Study Guide: A Hope In the Unseen by Ron Suskind - Online Notes

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6. The Pretender


The summer before starting at Brown, Cedric works at the Price Waterhouse Accounting firm through an Inroad internship. He has a benefactor, Donald Korb, who has paid for various incidentals and even provides Cedric with two suits; unfortunately, the suits are not to Cedric's liking, as they are "old white man suits", so he trades them in for graduation presents. He uses his first check to buy an outfit, but he still receives undue notice when he goes to a Georgetown mall. That night, he speaks on the phone with LaTisha, who tells him a fellow graduate, Marvin Peavy, was killed in a workplace robbery. Cedric considers the fate of other students: Henry Wimbush died while dealing drugs, Torrence Parks failed English and did not graduate, Phillip Atkins is working in a mail room.

One day, Cedric Gilliam calls to ask Barbara Jennings for permission to take Cedric Junior to the Budweiser Concert Series at the D.C. Armory. Barbara refuses, and Cedric Senior does not argue. On Cedric's eighteenth birthday, mother and son celebrate with takeout spare ribs. Cedric and Barbara talk about whether or not Cedric is yet a man, Barbara stressing that a man is someone who can take care of himself with nobody else helping. They talk about love and Barbara admits she thought she was in love once, meaning Cedric Gilliam.

Attendance at Scripture Cathedral is higher in the summer because of the air conditioning. Bishop Long wishes to single out Cedric Jennings one day, as he knows that Cedric's future may lead him away from the church. He addresses Cedric and his situation in an indirect fashion, and is pleased when Cedric joins gives a donation to receive a special blessing.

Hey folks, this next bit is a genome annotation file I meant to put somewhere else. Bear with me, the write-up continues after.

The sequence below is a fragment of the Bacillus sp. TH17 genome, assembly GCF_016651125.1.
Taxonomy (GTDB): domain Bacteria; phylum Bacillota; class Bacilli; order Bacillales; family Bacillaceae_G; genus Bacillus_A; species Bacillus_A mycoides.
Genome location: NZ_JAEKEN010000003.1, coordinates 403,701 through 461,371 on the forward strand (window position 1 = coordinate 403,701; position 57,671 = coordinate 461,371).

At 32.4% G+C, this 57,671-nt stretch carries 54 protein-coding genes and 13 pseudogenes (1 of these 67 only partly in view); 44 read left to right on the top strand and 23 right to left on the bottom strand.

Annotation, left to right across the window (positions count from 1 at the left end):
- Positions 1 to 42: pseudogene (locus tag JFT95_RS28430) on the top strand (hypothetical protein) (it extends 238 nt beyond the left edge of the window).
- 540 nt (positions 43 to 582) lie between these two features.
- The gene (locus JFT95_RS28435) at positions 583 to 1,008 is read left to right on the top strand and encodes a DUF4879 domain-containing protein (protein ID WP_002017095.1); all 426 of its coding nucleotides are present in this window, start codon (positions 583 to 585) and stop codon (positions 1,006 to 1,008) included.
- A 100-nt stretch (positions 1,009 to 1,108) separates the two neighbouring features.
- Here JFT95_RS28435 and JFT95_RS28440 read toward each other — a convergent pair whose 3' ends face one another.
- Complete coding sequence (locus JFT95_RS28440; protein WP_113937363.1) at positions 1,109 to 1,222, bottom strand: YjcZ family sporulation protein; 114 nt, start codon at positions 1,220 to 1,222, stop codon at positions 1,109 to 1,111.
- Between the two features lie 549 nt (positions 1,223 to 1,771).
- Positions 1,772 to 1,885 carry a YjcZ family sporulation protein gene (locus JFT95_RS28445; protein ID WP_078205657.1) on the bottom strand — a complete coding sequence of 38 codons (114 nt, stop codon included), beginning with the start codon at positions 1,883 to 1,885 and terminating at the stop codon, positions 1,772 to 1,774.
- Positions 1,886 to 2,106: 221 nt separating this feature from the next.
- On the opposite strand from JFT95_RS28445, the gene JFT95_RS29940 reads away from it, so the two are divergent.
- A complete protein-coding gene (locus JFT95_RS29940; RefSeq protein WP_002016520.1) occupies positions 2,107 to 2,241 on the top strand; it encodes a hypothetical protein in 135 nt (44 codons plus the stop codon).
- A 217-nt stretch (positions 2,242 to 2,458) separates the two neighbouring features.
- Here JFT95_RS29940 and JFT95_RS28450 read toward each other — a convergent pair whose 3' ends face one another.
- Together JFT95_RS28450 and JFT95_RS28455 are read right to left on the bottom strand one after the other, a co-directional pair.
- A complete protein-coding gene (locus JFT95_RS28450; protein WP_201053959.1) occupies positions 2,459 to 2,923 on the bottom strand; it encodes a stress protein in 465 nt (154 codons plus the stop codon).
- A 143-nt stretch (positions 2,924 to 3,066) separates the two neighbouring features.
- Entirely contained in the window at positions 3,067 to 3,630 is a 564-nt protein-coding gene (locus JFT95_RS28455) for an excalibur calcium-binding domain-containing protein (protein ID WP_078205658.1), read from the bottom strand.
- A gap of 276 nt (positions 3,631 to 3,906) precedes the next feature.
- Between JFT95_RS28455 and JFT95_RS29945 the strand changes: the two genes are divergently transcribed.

Cedric Gilliam is out on parole but heroin was found during a urine test; he is being hunted down by federal marshals and knows it's only a matter of time before he's sent back to jail. Cedric Junior goes to his Aunt Chris' home for a dinner party in his honor. After, he walks past the house of his grandparents and runs into his Uncle Butch and his uncle's friend, Cornelius Leonard. Cornelius opines that Ballou is no place for students, which makes Cedric laugh. He knows it's time to leave this place behind.


The choices that Cedric has made are contrasted against those of his peers, such as Torrence Parks embracing Islam to the point where he ruins his future academically. The older men encounters in this chapter - Cedric's father, but also Uncle Butch and Cornelius Leonard - stand as cautionary tales for what the wrong choices can mean for Cedric. Cedric Gilliam is of course the most distressing example for Cedric Jennings: the son seeks the approval of the father but does not know how to relate to him. Further, the father has earned a good education but that has not translated into a prosperous life. Education in and of itself is not the answer, but also the strong moral fiber that Barbara and Bishop Long embody for the son. The argument over Cedric Senior taking Cedric Junior to a concert illustrates that moral authority, as Barbara wins in barring her son from going. Barbara also clearly defines for Cedric what manhood entails, which is an important foreshadowing of their conversation at the close of the book where he becomes a man by not only standing up for himself, but also by being available to support his mother.

The narrative tangent which follows Bishop Long is a highly calculated assessment of how increasingly affluent congregants abandon his church, yet the religious convictions he carries are nonetheless still conveyed in a sincere and convincing manner. For many readers, there is a disconnect between the religious values that Long preaches and the fact that he leads a considerably more luxurious life than his followers, who often donate money to him to the point of poverty. Whether this is exploitation by Long or simply receiving his due for doing the Lord's work is open to debate, especially as he does provide strong spiritual sustenance to both Barbara and Cedric Jennings. Suskind is sharply aware of this seeming contradiction, but does not condemn either Long or his followers, leaving it for individual readers to decide.

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